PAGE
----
3. Prepare the apple compote (or substitute with applesauce): Place all the compote ingredients in a medium saucepan. Cover the pan and bring to a boil over medium-low heat; let cook for 10 minutes. Remove the cover and simmer over medium heat until nearly all the liquid is evaporated. Remove from burner and use a fork to mash the apples into a chunky compote.

Transfer to a heatproof bowl and cool completely. The compote will thicken as it cools. Use once it is cooled. May also refrigerate for up to 1 week or freeze for several months before using.

4. Roll out the dough: Set out an 8- or 9-inch tart pan with a removable bottom (no need to grease it).

To prepare the tart, lightly flour a work surface and use a rolling pin to roll the pastry dough out. To ensure consistent thickness, start from the center and roll outwards, gently lifting and turning the dough after every 2 or 3 rolls to prevent it from sticking to the surface. Add more flour, lightly, to the surface and the pin as needed.

Once the pastry has been rolled into a 12-inch circle (it’s OK if it’s not a perfect circle, or even more of a square), lightly roll it around the rolling pin. Gently unroll the dough onto the center of the tart pan, with the excess draping over the sides.

5. Prepare the tart pan: Being careful not to stretch or pull the pastry (which can cause the crust to shrink), use your fingers to gently press the pastry onto the bottom of the pan, smoothing it into the corners, and then up and into the fluted sides of the pan. Run your rolling pin over the top of the tart pan and remove any excess dough. Check the tart crust and use any of the extra pastry to smooth over cracks or tears. Use a fork to gently prick holes all around the bottom of the crust, being careful not to push all the way through. Lightly cover with plastic wrap and refrigerate the dough for 20 minutes.

Preheat the oven to 400 degrees and position the baking rack in the center of the oven. Remove the chilled tart from the fridge and line the crust with a piece of parchment paper or aluminum foil. Fill with pie weights, dry beans or rice, smoothing out evenly to the sides. Place the tart pan on a large baking sheet.

6. Blind-bake the tart: Place the baking sheet in the oven and bake the tart crust until the edges are a light, golden-brown, about 15 to 20 minutes. Remove baking sheet from the oven and decrease the temperature to 350 degrees. Remove the parchment and pie weights from the tart crust.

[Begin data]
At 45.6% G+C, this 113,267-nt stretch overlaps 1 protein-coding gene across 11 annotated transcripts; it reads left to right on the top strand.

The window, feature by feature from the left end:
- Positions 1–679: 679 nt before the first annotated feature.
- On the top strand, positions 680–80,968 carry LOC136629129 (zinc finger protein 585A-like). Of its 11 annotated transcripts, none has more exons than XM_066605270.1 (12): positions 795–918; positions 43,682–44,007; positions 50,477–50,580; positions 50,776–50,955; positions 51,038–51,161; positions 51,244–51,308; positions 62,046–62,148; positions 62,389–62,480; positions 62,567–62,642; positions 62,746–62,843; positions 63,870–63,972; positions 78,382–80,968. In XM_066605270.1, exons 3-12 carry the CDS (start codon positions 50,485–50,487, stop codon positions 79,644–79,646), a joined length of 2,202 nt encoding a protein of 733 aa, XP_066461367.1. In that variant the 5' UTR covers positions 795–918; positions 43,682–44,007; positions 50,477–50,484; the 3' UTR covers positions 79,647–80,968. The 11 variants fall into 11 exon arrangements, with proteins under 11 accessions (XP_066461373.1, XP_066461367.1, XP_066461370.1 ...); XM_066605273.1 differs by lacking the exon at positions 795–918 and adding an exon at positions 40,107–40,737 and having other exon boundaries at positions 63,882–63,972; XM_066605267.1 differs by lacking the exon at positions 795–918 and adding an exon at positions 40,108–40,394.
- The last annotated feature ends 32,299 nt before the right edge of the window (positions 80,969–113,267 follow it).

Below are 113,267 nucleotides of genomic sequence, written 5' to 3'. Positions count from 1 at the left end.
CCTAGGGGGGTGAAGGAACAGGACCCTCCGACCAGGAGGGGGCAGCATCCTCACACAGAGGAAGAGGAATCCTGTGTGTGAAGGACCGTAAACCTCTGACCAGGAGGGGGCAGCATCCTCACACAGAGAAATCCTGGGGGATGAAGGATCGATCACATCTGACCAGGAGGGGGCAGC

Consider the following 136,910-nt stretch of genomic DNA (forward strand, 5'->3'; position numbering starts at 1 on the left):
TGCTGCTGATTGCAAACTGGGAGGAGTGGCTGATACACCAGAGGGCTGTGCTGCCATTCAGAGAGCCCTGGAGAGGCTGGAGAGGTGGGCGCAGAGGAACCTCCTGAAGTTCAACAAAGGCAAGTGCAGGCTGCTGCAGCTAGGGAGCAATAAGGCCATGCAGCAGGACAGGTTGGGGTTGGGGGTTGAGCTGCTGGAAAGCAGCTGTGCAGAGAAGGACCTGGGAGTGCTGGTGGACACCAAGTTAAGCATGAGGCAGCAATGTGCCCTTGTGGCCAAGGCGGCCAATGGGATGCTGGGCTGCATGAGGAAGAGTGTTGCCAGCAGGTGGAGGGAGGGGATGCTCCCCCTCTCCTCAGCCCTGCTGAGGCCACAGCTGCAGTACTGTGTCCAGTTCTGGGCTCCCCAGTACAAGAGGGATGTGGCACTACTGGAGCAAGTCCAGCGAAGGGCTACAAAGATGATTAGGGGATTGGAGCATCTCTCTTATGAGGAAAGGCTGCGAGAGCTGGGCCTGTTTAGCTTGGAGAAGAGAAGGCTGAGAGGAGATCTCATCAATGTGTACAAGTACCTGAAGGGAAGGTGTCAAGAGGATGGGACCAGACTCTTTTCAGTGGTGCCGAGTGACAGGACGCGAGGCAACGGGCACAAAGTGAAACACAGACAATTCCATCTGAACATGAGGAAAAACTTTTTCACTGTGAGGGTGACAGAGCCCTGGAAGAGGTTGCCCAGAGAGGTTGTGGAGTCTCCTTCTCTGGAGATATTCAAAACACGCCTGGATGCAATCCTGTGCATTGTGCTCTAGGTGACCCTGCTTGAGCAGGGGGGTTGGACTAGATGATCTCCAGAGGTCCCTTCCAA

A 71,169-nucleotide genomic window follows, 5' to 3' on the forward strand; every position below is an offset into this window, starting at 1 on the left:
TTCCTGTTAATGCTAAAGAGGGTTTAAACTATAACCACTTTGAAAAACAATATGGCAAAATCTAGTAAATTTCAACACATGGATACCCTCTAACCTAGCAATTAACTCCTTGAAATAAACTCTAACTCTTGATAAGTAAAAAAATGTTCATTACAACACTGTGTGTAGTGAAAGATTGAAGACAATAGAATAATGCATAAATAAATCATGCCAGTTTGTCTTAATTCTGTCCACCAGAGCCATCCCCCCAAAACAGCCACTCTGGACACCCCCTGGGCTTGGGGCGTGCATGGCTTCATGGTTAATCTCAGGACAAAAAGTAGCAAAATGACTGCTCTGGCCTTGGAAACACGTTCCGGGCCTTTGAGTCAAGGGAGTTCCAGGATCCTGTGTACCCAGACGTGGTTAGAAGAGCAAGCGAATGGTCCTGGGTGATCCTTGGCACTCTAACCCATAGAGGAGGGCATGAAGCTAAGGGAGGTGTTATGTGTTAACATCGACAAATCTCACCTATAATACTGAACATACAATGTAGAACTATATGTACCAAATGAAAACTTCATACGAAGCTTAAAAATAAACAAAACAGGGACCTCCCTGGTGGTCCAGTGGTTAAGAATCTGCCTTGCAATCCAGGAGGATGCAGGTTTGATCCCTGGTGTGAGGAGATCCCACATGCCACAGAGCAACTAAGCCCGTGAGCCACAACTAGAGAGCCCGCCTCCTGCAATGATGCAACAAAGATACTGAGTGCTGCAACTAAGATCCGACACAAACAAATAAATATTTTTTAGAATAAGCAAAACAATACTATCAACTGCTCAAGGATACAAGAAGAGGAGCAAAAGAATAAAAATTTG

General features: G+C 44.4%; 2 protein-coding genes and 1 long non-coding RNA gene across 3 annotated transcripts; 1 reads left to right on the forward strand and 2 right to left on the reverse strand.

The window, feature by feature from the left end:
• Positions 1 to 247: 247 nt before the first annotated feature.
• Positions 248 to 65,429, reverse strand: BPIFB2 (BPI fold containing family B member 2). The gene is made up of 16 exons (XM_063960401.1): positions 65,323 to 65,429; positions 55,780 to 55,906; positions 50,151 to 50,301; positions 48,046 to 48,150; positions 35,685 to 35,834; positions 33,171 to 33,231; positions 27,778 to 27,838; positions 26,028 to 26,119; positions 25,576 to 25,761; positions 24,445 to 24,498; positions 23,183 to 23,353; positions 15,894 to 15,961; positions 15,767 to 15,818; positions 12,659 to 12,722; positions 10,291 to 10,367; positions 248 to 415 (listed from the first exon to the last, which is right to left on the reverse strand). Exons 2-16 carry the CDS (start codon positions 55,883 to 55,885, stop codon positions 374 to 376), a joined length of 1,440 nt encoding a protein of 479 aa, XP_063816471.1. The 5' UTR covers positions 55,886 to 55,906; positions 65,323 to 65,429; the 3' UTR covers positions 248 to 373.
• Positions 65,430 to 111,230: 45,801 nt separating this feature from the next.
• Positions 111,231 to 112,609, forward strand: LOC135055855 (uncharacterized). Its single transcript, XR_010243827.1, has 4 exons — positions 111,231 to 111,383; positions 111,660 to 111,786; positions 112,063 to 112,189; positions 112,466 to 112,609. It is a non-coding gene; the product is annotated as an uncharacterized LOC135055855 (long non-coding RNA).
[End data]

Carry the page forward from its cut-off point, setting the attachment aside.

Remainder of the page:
Return the sheet with the tart pan to the oven. Bake at 350 degrees for 3 to 4 more minutes until the crust is lightly golden brown and dry to the touch. Check the tart crust and remove from oven when ready. Immediately brush the sides and bottom of the crust with the apricot glaze. Let crust cool completely in the tart pan.

Granny Smith apple slices are cooked before layering for a French Apple Tart. Michael Vosburg / Forum Photo Editor
Granny Smith apple slices are cooked before layering for a French Apple Tart. Michael Vosburg / Forum Photo Editor

7. Prepare the spiced apples slices and add the apple filling: While the crust is cooling, melt 1 tablespoon of butter in a large skillet over medium heat and stir in the sugar, cinnamon and salt until well combined. Add the sliced apples and cook over medium-low heat for 3 to 4 minutes, stirring often, just until the apples start to soften. Remove pan from the burner and let cool for 10 minutes.

Once the tart crust has cooled, spoon 1 ¼ cups of the apple compote into the shell and use an offset spatula or flat knife to evenly spread around the bottom. Starting at the outer edge of the pan, place a layer of the apple slices around the pan, overlapping each other (think concentric circles), until an end meets the other. Repeat for a second row or create a rose flower center by placing the apples around the circle standing up, overlapping one another, until the center is filled. Brush the apples with the tablespoon of melted butter.

8. Finish baking the tart: Keep the tart pan back on the baking sheet and continue baking at 350 degrees for 25 to 30 minutes until the apples are soft, but still holding their shape, and the crust is a medium golden-brown. Remove from oven.

To caramelize the edges of the apples, proceed to step 9, or skip this step and go straight to step 10.

9. To create the caramelized edging (optional): Heat broiler to 500 degrees and position rack 4 inches from the broiler. Use a sifter or strainer to generously coat the top of the tart with powdered sugar. Cover the edges of the crust with a pie shield or aluminum foil to prevent over-browning. Place the baking sheet under the broiler and cook just until the edges start to brown, turning once or twice. This should only take 1 to 2 minutes, so watch carefully to ensure the sugar does not burn.

10. Glaze and cool the tart: Transfer the tart pan (carefully so the bottom doesn’t pop out) to a wire rack to cool. While the tart is still hot, brush the top of the apples and the crust with the apricot glaze. Once cool, carefully remove the tart from the pan. Serve warm or at room temperature. Store in an airtight container at room temperature for 2 to 3 days.

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“Home with the Lost Italian” is a weekly column written by Sarah Nasello featuring recipes by her husband, Tony Nasello. The couple owned Sarello’s in Moorhead and lives in Fargo with their son, Giovanni. Readers can reach them at